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Acoustic vs digital piano: What's the difference?



Before buying either an acoustic piano or a digital piano there are several things you need to know about. Buying a piano overall is a big move and we don’t want it to result in a tragedy.


We’ve made a pretty good guide about 8 things to consider before buying a piano. Check it out if you need guidance.


However, choosing between an acoustic piano & a digital piano could be a hard task for many people. The truth is that it actually doesn't need to be that hard.


With some basic knowledge you can surely make a safe purchase. And that’s what this article is about.


Either as an aspiring student or a thirty year experienced pianist, this guide is supposed to share some useful information for you before you’re making your move.


We’ve covered the most important factors about these pianos in the easiest way to understand.


Anyways, let’s dive into this article.


Acoustic piano intro


The acoustic piano was founded back in the early 1700’s by Bartolomeo Cristofori.


He was a harpsichord builder, wanted to switch out the plucking mechanisms to hammer mechanisms, which we still use today.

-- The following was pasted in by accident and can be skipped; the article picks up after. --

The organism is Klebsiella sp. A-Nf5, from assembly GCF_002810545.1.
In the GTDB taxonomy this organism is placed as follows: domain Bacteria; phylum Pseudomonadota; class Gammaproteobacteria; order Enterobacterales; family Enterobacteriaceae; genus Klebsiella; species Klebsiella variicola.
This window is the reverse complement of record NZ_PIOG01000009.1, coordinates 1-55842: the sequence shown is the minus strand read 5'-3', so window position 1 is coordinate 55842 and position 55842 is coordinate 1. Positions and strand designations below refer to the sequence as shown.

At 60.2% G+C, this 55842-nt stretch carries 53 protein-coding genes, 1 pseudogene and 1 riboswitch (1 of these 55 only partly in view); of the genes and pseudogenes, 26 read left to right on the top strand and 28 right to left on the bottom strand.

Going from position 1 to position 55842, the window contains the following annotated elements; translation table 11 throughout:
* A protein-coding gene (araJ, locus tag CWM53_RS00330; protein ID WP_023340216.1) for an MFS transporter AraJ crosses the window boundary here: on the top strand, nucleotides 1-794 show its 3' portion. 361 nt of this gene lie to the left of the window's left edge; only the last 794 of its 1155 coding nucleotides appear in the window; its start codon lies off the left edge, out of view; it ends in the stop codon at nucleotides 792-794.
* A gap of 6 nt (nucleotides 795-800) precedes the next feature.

Before Bartolomeo, there weren't any options to regulate the dynamic. Every note was played with the same volume and same intensity.


We could say he accomplished his task.


The piano was first named clavicembalo col piano e forte but later got called piano.


However, there are two types of acoustic pianos, upright and grand piano. The upright piano is built with the strings vertically and the grand piano has their strings horizontally.


Digital piano intro


On the other hand, the digital piano is somewhat similar to an acoustic piano, but it’s made electric.


Digital pianos use either synthesized emulation or samples from a real acoustic piano to produce a high quality sound.


The key action is also made to replicate an acoustic piano as similar as possible. Literally, digital pianos always try to imitate acoustic pianos as much as possible.


There are three types of digital pianos, upright, grand and portable pianos.


Sound


Let’s dive into the first section where we’ve got a clear winner. The acoustic piano will always produce a better sound than what the digital piano will, let's face it.